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Husch Blackwell levee and flood control specialists help guide Council through process

   Shortly after officials of the Federal Emergency Management Agency made their pronouncement in August 2007 that the levees protecting the American Bottom would lose their accreditation, the East West Gateway Council of Governments reached out to the law firm of Husch Blackwell LLP.
Human-headshot   That’s because Husch Blackwell attorneys have specialized in levee and flood control matters since 1929. David Human leads the firm’s levee and flood control practice group.
   Human has extensive experience with flood protection projects and levee and drainage districts in the Midwest including in the states of Illinois, Missouri and Tennessee as well as South Carolina, Florida, California, Colorado and Mississippi.
   Because of his extensive experience and knowledge of both FEMA and the U.S. Army Corps of Engineers, Human was tapped to help get the effort started in the right direction. His group assisted with drafting the legislation that created the Southwestern Illinois Flood Prevention District. Human’s group also assisted in reviewing financing and financing alternatives, and reviewed ongoing financing for the operation and maintenance of the levee systems.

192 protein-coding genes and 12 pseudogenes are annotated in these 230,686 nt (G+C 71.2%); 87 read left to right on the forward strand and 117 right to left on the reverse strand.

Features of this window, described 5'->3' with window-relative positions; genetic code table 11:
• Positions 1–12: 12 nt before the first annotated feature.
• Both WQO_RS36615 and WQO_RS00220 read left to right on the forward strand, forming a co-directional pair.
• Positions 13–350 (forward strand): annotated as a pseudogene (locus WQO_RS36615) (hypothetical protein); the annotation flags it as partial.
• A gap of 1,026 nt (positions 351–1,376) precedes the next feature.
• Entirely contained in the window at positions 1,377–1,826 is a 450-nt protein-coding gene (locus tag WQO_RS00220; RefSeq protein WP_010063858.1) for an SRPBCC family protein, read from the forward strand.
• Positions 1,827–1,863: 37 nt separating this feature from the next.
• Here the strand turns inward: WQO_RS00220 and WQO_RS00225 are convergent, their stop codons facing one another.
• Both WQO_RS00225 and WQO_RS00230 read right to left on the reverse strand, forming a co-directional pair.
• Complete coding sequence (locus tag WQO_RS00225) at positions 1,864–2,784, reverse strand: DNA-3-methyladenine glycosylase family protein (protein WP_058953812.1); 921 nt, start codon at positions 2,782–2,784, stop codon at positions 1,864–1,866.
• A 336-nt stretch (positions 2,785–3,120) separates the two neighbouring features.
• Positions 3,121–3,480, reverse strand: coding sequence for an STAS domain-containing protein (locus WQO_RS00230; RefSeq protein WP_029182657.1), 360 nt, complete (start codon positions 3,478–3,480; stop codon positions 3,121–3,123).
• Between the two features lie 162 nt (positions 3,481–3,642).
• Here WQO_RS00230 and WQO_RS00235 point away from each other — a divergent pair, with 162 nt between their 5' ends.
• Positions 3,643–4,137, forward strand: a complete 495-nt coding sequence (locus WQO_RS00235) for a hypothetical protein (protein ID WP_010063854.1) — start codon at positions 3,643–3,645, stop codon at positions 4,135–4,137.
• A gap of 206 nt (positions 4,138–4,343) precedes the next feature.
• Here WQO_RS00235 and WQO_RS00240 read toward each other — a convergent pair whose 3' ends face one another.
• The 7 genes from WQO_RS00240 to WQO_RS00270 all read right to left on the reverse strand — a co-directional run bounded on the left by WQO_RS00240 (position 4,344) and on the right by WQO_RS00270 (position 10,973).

“We do a lot for existing districts,” Human said, “in terms of trying to improve their financing and improve their sources of revenue which they often aren’t aware are available to them.”
   Once the district was created and the board of directors was appointed, Husch Blackwell was brought on as the council’s legal representative and brought the lawsuit against FEMA in 2010 in a successful effort to invalidate its new flood maps.
   With the resolution of that lawsuit against FEMA, the district has been able to resolve many of its differences with the USACE.
   “I’ve worked a ton with the St. Louis District of the Corps of Engineers,” Human said. “And I’ve worked with a number of other districts within the Corps. That helps, because I know who the players are and how they operate. The other thing is, they know me.”
   With contentious issues laid to rest, the Flood Prevention District Council has been able to focus more on its purpose – renovating the levee systems. After discarding a plan to use graded filters to relieve water pressure in favor of expanded seepage berms, the acquisition of property easements has become a large task. Approximately 200 easements need to be acquired and Husch Blackwell has the job of preparing all the legal documents.
   While all of that property acquisition would seem to be a daunting task, Human says his experience has shown him that most people understand the importance of the project and want to cooperate.

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